BIG RISK TAKERS

Why men have been worst hit by Covid-19 pandemic

Men are more likely to engage in risky behaviours such as locking themselves in entertainment joints.

In Summary

•Consumption of alcohol and tobacco are risk factors for comorbidities such as hypertension, diabetes and cardiovascular diseases.

•Covid-19 being a respiratory disease that attacks the lungs finds men already vulnerable hence are likely to get easily infected and suffer from severe disease.

Ag Health DG Dr Patrick Amoth, Head of UHC Secretariat Dr Rebecca Kiptui and Head Directorate of Health Standards Dr Simon Kibias during a media breakfast meeting at a Nairobi Hotel on September 9, 2021
Ag Health DG Dr Patrick Amoth, Head of UHC Secretariat Dr Rebecca Kiptui and Head Directorate of Health Standards Dr Simon Kibias during a media breakfast meeting at a Nairobi Hotel on September 9, 2021
Image: MAGDALINE SAYA

Drinking alcohol, smoking and other risky behaviours such as interaction in crowded places place men at a higher risk of Covid infection compared to women.

Acting director general of Health Dr Patrick Amoth argues that men are more likely to engage in risky behaviours such as locking themselves in entertainment joints long past curfew hours. This exposes them to not only crowded environments but also poor circulation of air, which is a catalyst for spreading the virus.

Data from the Health ministry shows that as of September 9, 140,513 men had been infected with the virus representing 58 per cent, against 42 per cent among women who account for 101,263 of the total confirmed cases.

“More studies need to be done to be able to unpack why men are more predisposed, but of course there are postulates that are in circulation including the risk factors for men,” the DG says.

“Naturally, men are big risk-takers. Even during the curfew, you will find men locked up in a small room drinking after the curfew hours, the door is closed, the windows are closed, a good recipe for transmission of the disease,” he adds.

Consumption of alcohol and tobacco are risk factors for comorbidities such as hypertension, diabetes and cardiovascular diseases.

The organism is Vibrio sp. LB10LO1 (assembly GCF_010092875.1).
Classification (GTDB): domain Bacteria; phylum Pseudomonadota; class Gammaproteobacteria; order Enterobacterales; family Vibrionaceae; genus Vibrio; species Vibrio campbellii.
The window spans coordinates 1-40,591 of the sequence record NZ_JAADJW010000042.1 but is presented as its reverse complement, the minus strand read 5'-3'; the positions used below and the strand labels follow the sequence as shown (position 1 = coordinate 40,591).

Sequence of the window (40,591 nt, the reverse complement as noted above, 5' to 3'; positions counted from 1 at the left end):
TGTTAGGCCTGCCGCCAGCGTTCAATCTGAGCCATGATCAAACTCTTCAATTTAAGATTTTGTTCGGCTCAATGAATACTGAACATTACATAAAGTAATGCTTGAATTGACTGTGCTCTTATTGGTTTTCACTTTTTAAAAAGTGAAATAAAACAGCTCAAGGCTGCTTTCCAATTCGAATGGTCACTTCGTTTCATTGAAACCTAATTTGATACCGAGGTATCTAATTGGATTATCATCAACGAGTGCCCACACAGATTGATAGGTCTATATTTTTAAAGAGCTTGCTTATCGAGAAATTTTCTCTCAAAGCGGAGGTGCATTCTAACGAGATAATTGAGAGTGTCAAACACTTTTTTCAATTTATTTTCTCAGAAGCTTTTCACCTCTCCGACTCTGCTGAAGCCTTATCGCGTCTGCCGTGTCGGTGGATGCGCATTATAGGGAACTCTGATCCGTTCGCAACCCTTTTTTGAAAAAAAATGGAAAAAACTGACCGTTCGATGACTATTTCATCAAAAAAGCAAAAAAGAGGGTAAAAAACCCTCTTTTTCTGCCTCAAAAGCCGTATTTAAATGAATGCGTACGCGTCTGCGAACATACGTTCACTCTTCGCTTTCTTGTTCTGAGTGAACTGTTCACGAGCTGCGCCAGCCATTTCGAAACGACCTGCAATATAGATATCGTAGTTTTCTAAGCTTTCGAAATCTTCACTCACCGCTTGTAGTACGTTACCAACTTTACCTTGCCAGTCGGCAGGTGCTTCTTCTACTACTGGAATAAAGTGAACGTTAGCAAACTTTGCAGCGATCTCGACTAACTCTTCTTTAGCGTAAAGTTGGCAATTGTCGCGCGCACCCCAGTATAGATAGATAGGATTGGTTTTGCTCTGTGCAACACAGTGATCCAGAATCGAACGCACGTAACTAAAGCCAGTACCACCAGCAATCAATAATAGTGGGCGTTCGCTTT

Covid-19, being a respiratory disease that attacks the lungs, finds men already vulnerable hence are likely to get easily infected and suffer from severe disease.

In terms of fatalities, 1,748 deaths had been recorded among men aged above 60 years compared to 909 in females in the same age bracket. The age bracket also accounts for the highest Covid deaths since the pandemic struck.

The deaths in the population aged between 50 to 59 years stood at 625 men and 280 women, while it was 393 men and 210 women aged between 40 to 49 years and 203 men and 174 women aged between 30 to 39 years.

“Then there are the genetic things including the receptors which men tend to have more disproportionately compared to females and therefore making easier for the virus to bind the receptors in males than females, but of course we need to do more studies on that to be able to understand the reasons further,” he says.

Tobacco users have a higher risk of being infected with the virus through the mouth while smoking cigarettes or using other tobacco products.

If smokers contract the Covid-19 virus, they face a greater risk of getting a severe infection as their lung health is already compromised.

There is also a tendency for men to share cigarette sticks hence likely to pass the virus from one individual to another.

“Both sellers and buyers who handle single sticks handle money too. There are high chances of contaminating the cigarettes,” Tobacco Control Alliance chairperson Joel Gitali says.